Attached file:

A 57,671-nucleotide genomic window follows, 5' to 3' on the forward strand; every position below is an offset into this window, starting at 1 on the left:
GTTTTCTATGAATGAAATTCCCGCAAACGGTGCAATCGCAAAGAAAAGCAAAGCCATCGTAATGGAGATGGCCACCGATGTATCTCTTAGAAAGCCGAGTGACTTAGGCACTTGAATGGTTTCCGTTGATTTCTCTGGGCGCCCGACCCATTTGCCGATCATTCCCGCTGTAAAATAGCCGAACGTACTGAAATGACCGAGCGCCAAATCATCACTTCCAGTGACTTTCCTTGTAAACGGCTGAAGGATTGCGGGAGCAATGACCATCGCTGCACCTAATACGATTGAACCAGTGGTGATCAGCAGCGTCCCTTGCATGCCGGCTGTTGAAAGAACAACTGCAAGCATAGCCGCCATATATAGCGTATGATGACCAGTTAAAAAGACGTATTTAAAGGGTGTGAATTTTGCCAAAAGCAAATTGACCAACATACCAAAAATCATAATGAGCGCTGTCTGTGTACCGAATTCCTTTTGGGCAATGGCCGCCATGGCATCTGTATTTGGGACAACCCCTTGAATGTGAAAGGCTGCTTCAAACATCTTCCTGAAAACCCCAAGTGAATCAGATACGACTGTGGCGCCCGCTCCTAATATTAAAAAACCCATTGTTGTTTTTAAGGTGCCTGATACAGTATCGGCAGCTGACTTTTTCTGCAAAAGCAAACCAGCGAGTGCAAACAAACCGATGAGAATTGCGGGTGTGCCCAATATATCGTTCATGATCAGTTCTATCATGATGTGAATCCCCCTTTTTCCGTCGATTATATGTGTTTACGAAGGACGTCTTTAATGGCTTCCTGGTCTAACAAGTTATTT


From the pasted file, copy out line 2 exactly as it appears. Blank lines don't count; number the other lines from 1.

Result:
GTTTTCTATGAATGAAATTCCCGCAAACGGTGCAATCGCAAAGAAAAGCAAAGCCATCGTAATGGAGATGGCCACCGATGTATCTCTTAGAAAGCCGAGTGACTTAGGCACTTGAATGGTTTCCGTTGATTTCTCTGGGCGCCCGACCCATTTGCCGATCATTCCCGCTGTAAAATAGCCGAACGTACTGAAATGACCGAGCGCCAAATCATCACTTCCAGTGACTTTCCTTGTAAACGGCTGAAGGATTGCGGGAGCAATGACCATCGCTGCACCTAATACGATTGAACCAGTGGTGATCAGCAGCGTCCCTTGCATGCCGGCTGTTGAAAGAACAACTGCAAGCATAGCCGCCATATATAGCGTATGATGACCAGTTAAAAAGACGTATTTAAAGGGTGTGAATTTTGCCAAAAGCAAATTGACCAACATACCAAAAATCATAATGAGCGCTGTCTGTGTACCGAATTCCTTTTGGGCAATGGCCGCCATGGCATCTGTATTTGGGACAACCCCTTGAATGTGAAAGGCTGCTTCAAACATCTTCCTGAAAACCCCAAGTGAATCAGATACGACTGTGGCGCCCGCTCCTAATATTAAAAAACCCATTGTTGTTTTTAAGGTGCCTGATACAGTATCGGCAGCTGACTTTTTCTGCAAAAGCAAACCAGCGAGTGCAAACAAACCGATGAGAATTGCGGGTGTGCCCAATATATCGTTCATGATCAGTTCTATCATGATGTGAATCCCCCTTTTTCCGTCGATTATATGTGTTTACGAAGGACGTCTTTAATGGCTTCCTGGTCTAACAAGTTATTT